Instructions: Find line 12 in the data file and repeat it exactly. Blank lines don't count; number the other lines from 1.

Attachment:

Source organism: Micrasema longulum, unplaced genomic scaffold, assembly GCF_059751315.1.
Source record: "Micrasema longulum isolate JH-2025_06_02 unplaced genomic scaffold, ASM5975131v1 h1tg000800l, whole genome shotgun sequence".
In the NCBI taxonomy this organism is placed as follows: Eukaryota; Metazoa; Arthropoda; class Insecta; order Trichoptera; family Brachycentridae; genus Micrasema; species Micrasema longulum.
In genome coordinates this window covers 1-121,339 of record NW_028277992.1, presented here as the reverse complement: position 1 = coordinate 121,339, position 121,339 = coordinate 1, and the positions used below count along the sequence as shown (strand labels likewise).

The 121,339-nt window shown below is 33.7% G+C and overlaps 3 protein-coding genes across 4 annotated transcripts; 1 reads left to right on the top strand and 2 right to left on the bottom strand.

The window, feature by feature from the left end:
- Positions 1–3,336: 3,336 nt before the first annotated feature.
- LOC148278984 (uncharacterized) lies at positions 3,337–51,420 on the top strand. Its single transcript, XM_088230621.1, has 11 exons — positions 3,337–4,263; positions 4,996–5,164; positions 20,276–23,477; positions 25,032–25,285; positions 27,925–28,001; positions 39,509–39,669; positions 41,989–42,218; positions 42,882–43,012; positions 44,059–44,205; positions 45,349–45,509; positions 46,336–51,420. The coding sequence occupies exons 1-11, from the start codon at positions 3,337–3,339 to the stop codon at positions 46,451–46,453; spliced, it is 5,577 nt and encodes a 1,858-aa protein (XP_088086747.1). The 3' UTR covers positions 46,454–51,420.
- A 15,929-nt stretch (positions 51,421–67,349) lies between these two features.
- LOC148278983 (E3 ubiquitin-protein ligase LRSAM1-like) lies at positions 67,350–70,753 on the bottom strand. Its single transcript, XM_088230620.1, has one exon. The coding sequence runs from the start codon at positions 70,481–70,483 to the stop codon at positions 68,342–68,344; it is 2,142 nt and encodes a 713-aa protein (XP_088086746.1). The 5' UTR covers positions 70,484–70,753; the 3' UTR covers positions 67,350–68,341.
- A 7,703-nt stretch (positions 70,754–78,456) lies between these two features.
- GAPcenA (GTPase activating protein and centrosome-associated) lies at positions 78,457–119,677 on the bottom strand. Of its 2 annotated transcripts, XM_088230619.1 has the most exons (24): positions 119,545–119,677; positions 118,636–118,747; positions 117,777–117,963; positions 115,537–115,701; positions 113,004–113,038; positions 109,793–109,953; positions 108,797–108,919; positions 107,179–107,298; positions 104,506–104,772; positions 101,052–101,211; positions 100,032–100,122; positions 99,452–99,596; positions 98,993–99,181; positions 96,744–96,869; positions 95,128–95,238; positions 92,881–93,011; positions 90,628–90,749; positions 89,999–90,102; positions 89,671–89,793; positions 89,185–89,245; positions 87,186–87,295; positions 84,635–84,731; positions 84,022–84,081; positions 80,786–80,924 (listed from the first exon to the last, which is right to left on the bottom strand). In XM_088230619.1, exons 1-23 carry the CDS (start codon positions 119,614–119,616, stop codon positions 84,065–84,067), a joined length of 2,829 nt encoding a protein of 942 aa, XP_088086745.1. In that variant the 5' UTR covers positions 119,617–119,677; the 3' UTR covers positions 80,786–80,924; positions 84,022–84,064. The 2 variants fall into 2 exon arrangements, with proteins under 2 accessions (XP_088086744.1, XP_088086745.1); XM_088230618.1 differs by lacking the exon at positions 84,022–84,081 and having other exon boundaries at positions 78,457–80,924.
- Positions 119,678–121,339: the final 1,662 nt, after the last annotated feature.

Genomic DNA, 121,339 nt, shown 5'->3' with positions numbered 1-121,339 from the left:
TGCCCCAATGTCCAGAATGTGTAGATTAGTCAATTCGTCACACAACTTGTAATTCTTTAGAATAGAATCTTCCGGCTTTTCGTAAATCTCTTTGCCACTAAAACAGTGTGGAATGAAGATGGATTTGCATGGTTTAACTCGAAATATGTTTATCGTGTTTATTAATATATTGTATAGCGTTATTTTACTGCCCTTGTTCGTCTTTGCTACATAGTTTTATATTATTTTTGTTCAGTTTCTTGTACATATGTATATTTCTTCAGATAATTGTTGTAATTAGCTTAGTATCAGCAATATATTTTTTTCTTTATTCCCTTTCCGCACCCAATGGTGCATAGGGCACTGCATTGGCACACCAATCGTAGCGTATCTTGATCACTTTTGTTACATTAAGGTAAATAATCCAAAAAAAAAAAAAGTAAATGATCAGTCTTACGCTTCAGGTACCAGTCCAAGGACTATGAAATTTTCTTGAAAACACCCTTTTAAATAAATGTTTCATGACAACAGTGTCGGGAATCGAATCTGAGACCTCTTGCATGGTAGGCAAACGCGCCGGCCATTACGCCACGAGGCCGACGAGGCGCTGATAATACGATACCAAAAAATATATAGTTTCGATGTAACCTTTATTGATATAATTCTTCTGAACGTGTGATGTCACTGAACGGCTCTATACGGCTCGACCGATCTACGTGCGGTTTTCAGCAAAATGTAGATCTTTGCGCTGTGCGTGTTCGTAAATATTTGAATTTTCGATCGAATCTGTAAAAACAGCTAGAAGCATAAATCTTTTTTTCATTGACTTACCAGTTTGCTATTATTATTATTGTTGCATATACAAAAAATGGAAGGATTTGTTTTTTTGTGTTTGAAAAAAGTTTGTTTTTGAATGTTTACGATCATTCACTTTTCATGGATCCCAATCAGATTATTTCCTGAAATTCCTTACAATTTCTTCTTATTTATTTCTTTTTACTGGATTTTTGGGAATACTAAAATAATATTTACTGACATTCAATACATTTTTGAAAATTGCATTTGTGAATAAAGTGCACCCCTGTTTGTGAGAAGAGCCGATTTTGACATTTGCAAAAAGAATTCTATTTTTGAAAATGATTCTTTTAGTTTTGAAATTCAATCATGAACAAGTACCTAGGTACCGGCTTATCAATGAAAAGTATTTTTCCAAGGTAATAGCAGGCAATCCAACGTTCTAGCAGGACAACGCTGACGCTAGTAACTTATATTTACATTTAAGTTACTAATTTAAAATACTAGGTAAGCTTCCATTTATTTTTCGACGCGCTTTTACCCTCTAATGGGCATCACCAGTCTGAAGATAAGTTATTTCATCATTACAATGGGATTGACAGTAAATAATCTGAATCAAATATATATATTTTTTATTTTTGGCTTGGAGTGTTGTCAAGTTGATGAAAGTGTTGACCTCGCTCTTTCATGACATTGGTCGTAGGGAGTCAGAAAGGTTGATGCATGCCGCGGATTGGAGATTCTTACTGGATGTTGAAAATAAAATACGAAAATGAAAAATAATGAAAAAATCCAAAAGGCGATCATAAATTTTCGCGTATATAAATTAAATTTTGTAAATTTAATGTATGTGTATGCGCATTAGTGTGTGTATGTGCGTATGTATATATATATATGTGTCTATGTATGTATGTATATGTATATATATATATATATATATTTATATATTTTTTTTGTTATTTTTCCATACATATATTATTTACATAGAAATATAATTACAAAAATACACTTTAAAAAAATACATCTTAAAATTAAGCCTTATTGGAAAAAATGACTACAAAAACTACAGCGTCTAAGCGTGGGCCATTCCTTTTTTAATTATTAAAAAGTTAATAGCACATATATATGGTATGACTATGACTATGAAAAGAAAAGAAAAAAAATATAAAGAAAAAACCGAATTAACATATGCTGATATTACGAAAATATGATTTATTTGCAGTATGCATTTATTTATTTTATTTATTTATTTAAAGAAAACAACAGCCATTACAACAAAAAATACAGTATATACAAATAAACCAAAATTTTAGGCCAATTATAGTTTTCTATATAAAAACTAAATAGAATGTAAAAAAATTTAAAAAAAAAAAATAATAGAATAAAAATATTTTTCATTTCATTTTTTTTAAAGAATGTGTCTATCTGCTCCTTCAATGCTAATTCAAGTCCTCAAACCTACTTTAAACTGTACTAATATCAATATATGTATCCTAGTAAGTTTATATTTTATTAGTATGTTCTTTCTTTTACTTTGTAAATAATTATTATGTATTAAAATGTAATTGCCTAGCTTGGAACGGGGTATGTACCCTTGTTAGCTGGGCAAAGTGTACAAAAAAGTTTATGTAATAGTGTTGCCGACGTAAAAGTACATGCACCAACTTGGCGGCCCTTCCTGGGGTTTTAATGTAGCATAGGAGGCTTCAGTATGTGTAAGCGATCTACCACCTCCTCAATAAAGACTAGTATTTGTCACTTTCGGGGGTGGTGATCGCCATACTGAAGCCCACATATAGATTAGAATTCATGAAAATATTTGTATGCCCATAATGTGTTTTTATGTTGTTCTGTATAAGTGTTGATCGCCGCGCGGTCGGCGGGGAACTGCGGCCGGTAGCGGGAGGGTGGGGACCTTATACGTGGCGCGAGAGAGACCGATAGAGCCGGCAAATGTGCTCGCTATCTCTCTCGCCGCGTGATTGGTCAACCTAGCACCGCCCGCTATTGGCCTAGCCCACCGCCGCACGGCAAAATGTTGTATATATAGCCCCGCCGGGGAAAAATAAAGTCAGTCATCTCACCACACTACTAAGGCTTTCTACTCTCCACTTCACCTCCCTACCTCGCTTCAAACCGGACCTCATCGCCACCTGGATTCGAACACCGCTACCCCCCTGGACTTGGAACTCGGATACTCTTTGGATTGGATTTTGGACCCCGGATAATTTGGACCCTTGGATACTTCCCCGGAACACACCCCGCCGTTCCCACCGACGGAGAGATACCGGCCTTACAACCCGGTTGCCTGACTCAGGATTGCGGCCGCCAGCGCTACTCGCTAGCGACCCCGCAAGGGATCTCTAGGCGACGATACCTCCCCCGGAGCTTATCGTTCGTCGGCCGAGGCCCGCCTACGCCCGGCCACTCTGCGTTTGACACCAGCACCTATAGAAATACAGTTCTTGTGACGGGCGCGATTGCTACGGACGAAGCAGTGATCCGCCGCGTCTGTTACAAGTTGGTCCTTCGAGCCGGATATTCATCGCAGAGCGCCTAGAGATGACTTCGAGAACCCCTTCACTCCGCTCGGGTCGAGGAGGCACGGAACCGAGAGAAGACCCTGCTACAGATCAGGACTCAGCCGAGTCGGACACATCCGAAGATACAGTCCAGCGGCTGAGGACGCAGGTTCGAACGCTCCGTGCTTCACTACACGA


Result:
- GAPcenA (GTPase activating protein and centrosome-associated) lies at positions 78,457–119,677 on the bottom strand. Of its 2 annotated transcripts, XM_088230619.1 has the most exons (24): positions 119,545–119,677; positions 118,636–118,747; positions 117,777–117,963; positions 115,537–115,701; positions 113,004–113,038; positions 109,793–109,953; positions 108,797–108,919; positions 107,179–107,298; positions 104,506–104,772; positions 101,052–101,211; positions 100,032–100,122; positions 99,452–99,596; positions 98,993–99,181; positions 96,744–96,869; positions 95,128–95,238; positions 92,881–93,011; positions 90,628–90,749; positions 89,999–90,102; positions 89,671–89,793; positions 89,185–89,245; positions 87,186–87,295; positions 84,635–84,731; positions 84,022–84,081; positions 80,786–80,924 (listed from the first exon to the last, which is right to left on the bottom strand). In XM_088230619.1, exons 1-23 carry the CDS (start codon positions 119,614–119,616, stop codon positions 84,065–84,067), a joined length of 2,829 nt encoding a protein of 942 aa, XP_088086745.1. In that variant the 5' UTR covers positions 119,617–119,677; the 3' UTR covers positions 80,786–80,924; positions 84,022–84,064. The 2 variants fall into 2 exon arrangements, with proteins under 2 accessions (XP_088086744.1, XP_088086745.1); XM_088230618.1 differs by lacking the exon at positions 84,022–84,081 and having other exon boundaries at positions 78,457–80,924.